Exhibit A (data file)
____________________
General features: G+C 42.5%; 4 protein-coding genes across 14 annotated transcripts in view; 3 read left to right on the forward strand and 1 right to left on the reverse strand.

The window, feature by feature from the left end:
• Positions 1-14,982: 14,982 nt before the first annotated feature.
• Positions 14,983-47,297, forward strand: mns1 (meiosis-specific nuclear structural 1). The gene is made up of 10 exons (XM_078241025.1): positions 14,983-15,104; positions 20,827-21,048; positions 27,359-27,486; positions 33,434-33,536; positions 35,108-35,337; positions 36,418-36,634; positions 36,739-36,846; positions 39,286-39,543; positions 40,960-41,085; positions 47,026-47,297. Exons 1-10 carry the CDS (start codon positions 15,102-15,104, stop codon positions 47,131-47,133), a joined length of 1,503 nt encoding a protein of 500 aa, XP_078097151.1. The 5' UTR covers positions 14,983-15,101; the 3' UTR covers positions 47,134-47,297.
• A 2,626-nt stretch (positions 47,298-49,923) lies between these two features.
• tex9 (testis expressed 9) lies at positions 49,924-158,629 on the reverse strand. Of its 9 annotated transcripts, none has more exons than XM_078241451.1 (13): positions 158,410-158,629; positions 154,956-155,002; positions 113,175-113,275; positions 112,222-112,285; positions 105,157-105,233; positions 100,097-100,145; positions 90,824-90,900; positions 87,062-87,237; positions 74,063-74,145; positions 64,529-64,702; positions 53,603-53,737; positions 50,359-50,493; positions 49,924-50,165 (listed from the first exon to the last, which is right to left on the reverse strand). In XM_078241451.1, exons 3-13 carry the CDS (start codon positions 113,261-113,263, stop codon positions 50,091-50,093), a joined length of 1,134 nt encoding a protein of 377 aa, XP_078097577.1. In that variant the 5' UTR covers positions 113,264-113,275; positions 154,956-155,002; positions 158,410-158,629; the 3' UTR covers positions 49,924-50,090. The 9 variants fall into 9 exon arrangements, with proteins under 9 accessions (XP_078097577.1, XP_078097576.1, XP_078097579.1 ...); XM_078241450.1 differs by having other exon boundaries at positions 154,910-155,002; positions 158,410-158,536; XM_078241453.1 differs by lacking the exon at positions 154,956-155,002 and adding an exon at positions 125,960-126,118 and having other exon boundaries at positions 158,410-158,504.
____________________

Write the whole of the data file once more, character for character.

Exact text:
General features: G+C 42.5%; 4 protein-coding genes across 14 annotated transcripts in view; 3 read left to right on the forward strand and 1 right to left on the reverse strand.

The window, feature by feature from the left end:
• Positions 1-14,982: 14,982 nt before the first annotated feature.
• Positions 14,983-47,297, forward strand: mns1 (meiosis-specific nuclear structural 1). The gene is made up of 10 exons (XM_078241025.1): positions 14,983-15,104; positions 20,827-21,048; positions 27,359-27,486; positions 33,434-33,536; positions 35,108-35,337; positions 36,418-36,634; positions 36,739-36,846; positions 39,286-39,543; positions 40,960-41,085; positions 47,026-47,297. Exons 1-10 carry the CDS (start codon positions 15,102-15,104, stop codon positions 47,131-47,133), a joined length of 1,503 nt encoding a protein of 500 aa, XP_078097151.1. The 5' UTR covers positions 14,983-15,101; the 3' UTR covers positions 47,134-47,297.
• A 2,626-nt stretch (positions 47,298-49,923) lies between these two features.
• tex9 (testis expressed 9) lies at positions 49,924-158,629 on the reverse strand. Of its 9 annotated transcripts, none has more exons than XM_078241451.1 (13): positions 158,410-158,629; positions 154,956-155,002; positions 113,175-113,275; positions 112,222-112,285; positions 105,157-105,233; positions 100,097-100,145; positions 90,824-90,900; positions 87,062-87,237; positions 74,063-74,145; positions 64,529-64,702; positions 53,603-53,737; positions 50,359-50,493; positions 49,924-50,165 (listed from the first exon to the last, which is right to left on the reverse strand). In XM_078241451.1, exons 3-13 carry the CDS (start codon positions 113,261-113,263, stop codon positions 50,091-50,093), a joined length of 1,134 nt encoding a protein of 377 aa, XP_078097577.1. In that variant the 5' UTR covers positions 113,264-113,275; positions 154,956-155,002; positions 158,410-158,629; the 3' UTR covers positions 49,924-50,090. The 9 variants fall into 9 exon arrangements, with proteins under 9 accessions (XP_078097577.1, XP_078097576.1, XP_078097579.1 ...); XM_078241450.1 differs by having other exon boundaries at positions 154,910-155,002; positions 158,410-158,536; XM_078241453.1 differs by lacking the exon at positions 154,956-155,002 and adding an exon at positions 125,960-126,118 and having other exon boundaries at positions 158,410-158,504.